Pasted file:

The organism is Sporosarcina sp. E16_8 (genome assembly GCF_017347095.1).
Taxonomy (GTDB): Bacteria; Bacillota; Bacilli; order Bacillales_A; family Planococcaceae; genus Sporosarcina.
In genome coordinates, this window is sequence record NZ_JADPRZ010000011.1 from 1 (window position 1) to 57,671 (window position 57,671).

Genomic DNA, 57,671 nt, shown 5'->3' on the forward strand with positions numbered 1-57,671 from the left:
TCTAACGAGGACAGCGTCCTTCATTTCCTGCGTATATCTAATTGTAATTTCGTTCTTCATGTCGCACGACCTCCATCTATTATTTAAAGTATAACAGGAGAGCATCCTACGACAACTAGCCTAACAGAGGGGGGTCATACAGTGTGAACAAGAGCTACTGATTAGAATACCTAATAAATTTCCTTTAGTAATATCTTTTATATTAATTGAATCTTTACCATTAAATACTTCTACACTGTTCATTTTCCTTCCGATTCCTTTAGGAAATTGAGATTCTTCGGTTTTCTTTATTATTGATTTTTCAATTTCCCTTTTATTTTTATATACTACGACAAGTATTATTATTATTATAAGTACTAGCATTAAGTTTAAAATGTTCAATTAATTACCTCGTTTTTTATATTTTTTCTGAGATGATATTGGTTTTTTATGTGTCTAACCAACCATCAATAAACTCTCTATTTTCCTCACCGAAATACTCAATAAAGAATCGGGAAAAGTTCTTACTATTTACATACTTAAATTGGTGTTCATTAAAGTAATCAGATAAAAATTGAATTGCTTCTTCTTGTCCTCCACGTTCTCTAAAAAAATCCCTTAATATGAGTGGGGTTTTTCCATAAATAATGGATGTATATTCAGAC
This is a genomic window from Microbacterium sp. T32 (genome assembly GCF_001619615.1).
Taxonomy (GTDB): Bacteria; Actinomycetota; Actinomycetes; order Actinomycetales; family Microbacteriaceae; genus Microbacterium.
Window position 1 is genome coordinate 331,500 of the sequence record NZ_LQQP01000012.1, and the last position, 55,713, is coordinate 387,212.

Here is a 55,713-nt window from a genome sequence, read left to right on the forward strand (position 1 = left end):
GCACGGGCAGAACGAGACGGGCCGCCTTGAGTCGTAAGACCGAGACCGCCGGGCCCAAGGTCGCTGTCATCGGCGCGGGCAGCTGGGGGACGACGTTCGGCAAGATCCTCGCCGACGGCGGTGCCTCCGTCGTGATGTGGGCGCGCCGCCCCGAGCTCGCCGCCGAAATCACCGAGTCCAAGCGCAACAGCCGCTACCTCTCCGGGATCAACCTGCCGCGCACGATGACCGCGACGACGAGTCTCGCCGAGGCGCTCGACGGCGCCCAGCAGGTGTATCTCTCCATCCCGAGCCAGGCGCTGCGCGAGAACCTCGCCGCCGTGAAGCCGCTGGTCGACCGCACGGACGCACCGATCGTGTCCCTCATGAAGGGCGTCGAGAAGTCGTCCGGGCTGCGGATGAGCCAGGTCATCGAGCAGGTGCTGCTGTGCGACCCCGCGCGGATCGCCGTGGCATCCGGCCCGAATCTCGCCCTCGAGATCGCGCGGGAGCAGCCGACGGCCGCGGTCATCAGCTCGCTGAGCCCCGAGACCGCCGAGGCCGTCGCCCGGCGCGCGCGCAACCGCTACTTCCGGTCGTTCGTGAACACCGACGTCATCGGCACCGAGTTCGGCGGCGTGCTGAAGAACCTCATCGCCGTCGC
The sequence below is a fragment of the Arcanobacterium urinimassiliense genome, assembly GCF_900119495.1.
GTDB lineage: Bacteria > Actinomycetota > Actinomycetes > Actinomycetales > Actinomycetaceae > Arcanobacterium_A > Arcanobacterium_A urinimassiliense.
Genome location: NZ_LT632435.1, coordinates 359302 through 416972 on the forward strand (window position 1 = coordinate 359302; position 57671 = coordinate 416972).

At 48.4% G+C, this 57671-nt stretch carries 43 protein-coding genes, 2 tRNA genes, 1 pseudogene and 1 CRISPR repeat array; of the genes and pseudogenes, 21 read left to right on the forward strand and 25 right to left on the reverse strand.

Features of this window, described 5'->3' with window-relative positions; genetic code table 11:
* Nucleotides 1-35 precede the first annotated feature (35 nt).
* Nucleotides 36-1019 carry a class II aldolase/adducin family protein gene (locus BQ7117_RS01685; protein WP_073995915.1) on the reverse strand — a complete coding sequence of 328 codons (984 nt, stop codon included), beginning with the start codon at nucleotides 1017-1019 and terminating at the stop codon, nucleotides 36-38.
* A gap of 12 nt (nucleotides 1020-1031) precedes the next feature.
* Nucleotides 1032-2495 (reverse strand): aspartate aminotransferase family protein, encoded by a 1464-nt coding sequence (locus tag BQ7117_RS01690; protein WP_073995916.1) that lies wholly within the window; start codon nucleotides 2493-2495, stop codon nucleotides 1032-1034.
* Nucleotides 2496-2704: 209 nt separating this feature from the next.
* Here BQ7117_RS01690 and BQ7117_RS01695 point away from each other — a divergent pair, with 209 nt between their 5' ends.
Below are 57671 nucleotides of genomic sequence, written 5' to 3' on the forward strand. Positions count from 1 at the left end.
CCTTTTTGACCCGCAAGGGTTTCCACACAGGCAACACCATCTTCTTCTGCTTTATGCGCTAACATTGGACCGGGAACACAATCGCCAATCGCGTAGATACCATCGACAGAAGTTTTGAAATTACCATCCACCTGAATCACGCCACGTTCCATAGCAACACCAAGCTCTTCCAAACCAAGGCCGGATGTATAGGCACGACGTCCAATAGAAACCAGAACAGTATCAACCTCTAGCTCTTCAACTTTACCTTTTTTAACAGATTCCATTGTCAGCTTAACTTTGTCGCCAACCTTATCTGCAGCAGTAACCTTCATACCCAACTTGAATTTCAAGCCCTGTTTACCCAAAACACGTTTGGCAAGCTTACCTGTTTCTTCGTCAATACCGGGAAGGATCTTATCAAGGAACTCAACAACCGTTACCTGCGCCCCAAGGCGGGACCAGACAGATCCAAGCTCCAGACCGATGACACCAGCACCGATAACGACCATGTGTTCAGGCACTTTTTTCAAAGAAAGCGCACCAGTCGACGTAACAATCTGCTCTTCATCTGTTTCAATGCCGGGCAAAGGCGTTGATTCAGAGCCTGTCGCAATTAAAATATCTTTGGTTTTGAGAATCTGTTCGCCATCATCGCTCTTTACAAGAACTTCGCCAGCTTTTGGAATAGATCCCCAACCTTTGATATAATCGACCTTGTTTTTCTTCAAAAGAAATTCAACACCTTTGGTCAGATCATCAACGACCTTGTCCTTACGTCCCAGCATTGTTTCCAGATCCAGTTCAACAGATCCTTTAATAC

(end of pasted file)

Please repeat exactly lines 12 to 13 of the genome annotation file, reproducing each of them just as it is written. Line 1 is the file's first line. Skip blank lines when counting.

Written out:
GTDB lineage: Bacteria > Actinomycetota > Actinomycetes > Actinomycetales > Actinomycetaceae > Arcanobacterium_A > Arcanobacterium_A urinimassiliense.
Genome location: NZ_LT632435.1, coordinates 359302 through 416972 on the forward strand (window position 1 = coordinate 359302; position 57671 = coordinate 416972).